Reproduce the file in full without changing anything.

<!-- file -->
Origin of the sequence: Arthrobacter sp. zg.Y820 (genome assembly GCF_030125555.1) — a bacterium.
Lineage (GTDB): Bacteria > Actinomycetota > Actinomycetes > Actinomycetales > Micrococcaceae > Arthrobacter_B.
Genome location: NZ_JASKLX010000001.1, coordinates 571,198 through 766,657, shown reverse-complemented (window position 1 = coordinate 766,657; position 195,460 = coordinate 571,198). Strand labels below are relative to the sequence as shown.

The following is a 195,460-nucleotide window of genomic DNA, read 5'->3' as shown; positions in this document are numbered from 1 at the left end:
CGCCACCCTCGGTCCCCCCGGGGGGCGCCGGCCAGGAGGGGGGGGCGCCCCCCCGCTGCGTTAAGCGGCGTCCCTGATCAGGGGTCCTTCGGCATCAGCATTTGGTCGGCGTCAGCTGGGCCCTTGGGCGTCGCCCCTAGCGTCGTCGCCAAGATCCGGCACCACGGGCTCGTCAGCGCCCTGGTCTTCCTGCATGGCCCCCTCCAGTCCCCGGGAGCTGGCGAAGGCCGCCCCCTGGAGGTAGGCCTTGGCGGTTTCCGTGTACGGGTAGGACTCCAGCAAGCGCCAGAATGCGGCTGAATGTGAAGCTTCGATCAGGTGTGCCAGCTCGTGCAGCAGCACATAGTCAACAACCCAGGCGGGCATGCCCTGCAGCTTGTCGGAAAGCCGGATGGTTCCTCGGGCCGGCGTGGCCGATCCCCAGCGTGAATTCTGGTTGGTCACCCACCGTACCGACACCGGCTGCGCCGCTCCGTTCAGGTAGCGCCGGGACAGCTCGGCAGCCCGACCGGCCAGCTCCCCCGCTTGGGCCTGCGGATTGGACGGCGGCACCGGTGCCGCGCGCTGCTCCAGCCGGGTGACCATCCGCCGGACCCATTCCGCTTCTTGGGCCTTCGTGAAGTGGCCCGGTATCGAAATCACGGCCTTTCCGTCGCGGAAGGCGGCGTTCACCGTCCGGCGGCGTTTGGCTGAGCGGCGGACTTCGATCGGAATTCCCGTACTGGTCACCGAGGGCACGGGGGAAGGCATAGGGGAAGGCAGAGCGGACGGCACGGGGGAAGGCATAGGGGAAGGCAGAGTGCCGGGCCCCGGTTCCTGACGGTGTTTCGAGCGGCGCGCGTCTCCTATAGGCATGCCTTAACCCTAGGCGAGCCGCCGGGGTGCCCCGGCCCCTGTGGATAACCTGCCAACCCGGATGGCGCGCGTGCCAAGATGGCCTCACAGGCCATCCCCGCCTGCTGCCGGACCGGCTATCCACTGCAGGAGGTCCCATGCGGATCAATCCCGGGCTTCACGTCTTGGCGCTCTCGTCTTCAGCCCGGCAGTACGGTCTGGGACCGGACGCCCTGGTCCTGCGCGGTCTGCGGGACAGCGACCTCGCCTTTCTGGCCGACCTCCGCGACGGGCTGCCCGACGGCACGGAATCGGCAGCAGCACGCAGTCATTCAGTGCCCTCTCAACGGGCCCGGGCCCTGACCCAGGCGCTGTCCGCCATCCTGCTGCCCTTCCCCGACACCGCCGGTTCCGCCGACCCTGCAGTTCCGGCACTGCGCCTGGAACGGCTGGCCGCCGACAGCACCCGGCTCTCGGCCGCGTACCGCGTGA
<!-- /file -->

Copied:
Origin of the sequence: Arthrobacter sp. zg.Y820 (genome assembly GCF_030125555.1) — a bacterium.
Lineage (GTDB): Bacteria > Actinomycetota > Actinomycetes > Actinomycetales > Micrococcaceae > Arthrobacter_B.
Genome location: NZ_JASKLX010000001.1, coordinates 571,198 through 766,657, shown reverse-complemented (window position 1 = coordinate 766,657; position 195,460 = coordinate 571,198). Strand labels below are relative to the sequence as shown.

The following is a 195,460-nucleotide window of genomic DNA, read 5'->3' as shown; positions in this document are numbered from 1 at the left end:
CGCCACCCTCGGTCCCCCCGGGGGGCGCCGGCCAGGAGGGGGGGGCGCCCCCCCGCTGCGTTAAGCGGCGTCCCTGATCAGGGGTCCTTCGGCATCAGCATTTGGTCGGCGTCAGCTGGGCCCTTGGGCGTCGCCCCTAGCGTCGTCGCCAAGATCCGGCACCACGGGCTCGTCAGCGCCCTGGTCTTCCTGCATGGCCCCCTCCAGTCCCCGGGAGCTGGCGAAGGCCGCCCCCTGGAGGTAGGCCTTGGCGGTTTCCGTGTACGGGTAGGACTCCAGCAAGCGCCAGAATGCGGCTGAATGTGAAGCTTCGATCAGGTGTGCCAGCTCGTGCAGCAGCACATAGTCAACAACCCAGGCGGGCATGCCCTGCAGCTTGTCGGAAAGCCGGATGGTTCCTCGGGCCGGCGTGGCCGATCCCCAGCGTGAATTCTGGTTGGTCACCCACCGTACCGACACCGGCTGCGCCGCTCCGTTCAGGTAGCGCCGGGACAGCTCGGCAGCCCGACCGGCCAGCTCCCCCGCTTGGGCCTGCGGATTGGACGGCGGCACCGGTGCCGCGCGCTGCTCCAGCCGGGTGACCATCCGCCGGACCCATTCCGCTTCTTGGGCCTTCGTGAAGTGGCCCGGTATCGAAATCACGGCCTTTCCGTCGCGGAAGGCGGCGTTCACCGTCCGGCGGCGTTTGGCTGAGCGGCGGACTTCGATCGGAATTCCCGTACTGGTCACCGAGGGCACGGGGGAAGGCATAGGGGAAGGCAGAGCGGACGGCACGGGGGAAGGCATAGGGGAAGGCAGAGTGCCGGGCCCCGGTTCCTGACGGTGTTTCGAGCGGCGCGCGTCTCCTATAGGCATGCCTTAACCCTAGGCGAGCCGCCGGGGTGCCCCGGCCCCTGTGGATAACCTGCCAACCCGGATGGCGCGCGTGCCAAGATGGCCTCACAGGCCATCCCCGCCTGCTGCCGGACCGGCTATCCACTGCAGGAGGTCCCATGCGGATCAATCCCGGGCTTCACGTCTTGGCGCTCTCGTCTTCAGCCCGGCAGTACGGTCTGGGACCGGACGCCCTGGTCCTGCGCGGTCTGCGGGACAGCGACCTCGCCTTTCTGGCCGACCTCCGCGACGGGCTGCCCGACGGCACGGAATCGGCAGCAGCACGCAGTCATTCAGTGCCCTCTCAACGGGCCCGGGCCCTGACCCAGGCGCTGTCCGCCATCCTGCTGCCCTTCCCCGACACCGCCGGTTCCGCCGACCCTGCAGTTCCGGCACTGCGCCTGGAACGGCTGGCCGCCGACAGCACCCGGCTCTCGGCCGCGTACCGCGTGA